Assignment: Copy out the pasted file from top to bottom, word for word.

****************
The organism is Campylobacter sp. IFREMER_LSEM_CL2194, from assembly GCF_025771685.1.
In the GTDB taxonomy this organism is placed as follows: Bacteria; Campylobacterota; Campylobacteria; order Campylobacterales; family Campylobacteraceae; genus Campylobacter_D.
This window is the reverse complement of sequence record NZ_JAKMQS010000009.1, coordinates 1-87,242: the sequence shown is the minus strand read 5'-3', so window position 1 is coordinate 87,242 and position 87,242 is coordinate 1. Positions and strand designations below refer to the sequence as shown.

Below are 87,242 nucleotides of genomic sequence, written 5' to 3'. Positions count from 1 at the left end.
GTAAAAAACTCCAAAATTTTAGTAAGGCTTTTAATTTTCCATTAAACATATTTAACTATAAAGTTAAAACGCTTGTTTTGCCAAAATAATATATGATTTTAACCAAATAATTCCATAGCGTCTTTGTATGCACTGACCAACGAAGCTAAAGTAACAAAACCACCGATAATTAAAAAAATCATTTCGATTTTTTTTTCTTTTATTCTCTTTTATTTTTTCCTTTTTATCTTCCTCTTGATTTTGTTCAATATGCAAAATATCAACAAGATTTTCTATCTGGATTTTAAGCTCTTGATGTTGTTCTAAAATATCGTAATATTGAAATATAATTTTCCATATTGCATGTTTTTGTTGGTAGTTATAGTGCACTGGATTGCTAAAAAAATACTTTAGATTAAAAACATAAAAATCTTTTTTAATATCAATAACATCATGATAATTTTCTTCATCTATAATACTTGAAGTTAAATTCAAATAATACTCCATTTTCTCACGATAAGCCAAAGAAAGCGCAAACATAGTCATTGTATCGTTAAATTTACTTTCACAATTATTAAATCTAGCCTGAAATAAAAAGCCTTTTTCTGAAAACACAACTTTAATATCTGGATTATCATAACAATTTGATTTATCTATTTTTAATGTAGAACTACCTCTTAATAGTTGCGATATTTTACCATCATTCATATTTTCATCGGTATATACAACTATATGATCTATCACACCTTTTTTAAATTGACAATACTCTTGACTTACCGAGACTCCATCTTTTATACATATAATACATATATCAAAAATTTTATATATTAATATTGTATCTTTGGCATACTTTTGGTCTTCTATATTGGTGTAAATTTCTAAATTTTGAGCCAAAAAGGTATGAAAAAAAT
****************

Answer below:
The organism is Campylobacter sp. IFREMER_LSEM_CL2194, from assembly GCF_025771685.1.
In the GTDB taxonomy this organism is placed as follows: Bacteria; Campylobacterota; Campylobacteria; order Campylobacterales; family Campylobacteraceae; genus Campylobacter_D.
This window is the reverse complement of sequence record NZ_JAKMQS010000009.1, coordinates 1-87,242: the sequence shown is the minus strand read 5'-3', so window position 1 is coordinate 87,242 and position 87,242 is coordinate 1. Positions and strand designations below refer to the sequence as shown.

Below are 87,242 nucleotides of genomic sequence, written 5' to 3'. Positions count from 1 at the left end.
GTAAAAAACTCCAAAATTTTAGTAAGGCTTTTAATTTTCCATTAAACATATTTAACTATAAAGTTAAAACGCTTGTTTTGCCAAAATAATATATGATTTTAACCAAATAATTCCATAGCGTCTTTGTATGCACTGACCAACGAAGCTAAAGTAACAAAACCACCGATAATTAAAAAAATCATTTCGATTTTTTTTTCTTTTATTCTCTTTTATTTTTTCCTTTTTATCTTCCTCTTGATTTTGTTCAATATGCAAAATATCAACAAGATTTTCTATCTGGATTTTAAGCTCTTGATGTTGTTCTAAAATATCGTAATATTGAAATATAATTTTCCATATTGCATGTTTTTGTTGGTAGTTATAGTGCACTGGATTGCTAAAAAAATACTTTAGATTAAAAACATAAAAATCTTTTTTAATATCAATAACATCATGATAATTTTCTTCATCTATAATACTTGAAGTTAAATTCAAATAATACTCCATTTTCTCACGATAAGCCAAAGAAAGCGCAAACATAGTCATTGTATCGTTAAATTTACTTTCACAATTATTAAATCTAGCCTGAAATAAAAAGCCTTTTTCTGAAAACACAACTTTAATATCTGGATTATCATAACAATTTGATTTATCTATTTTTAATGTAGAACTACCTCTTAATAGTTGCGATATTTTACCATCATTCATATTTTCATCGGTATATACAACTATATGATCTATCACACCTTTTTTAAATTGACAATACTCTTGACTTACCGAGACTCCATCTTTTATACATATAATACATATATCAAAAATTTTATATATTAATATTGTATCTTTGGCATACTTTTGGTCTTCTATATTGGTGTAAATTTCTAAATTTTGAGCCAAAAAGGTATGAAAAAAAT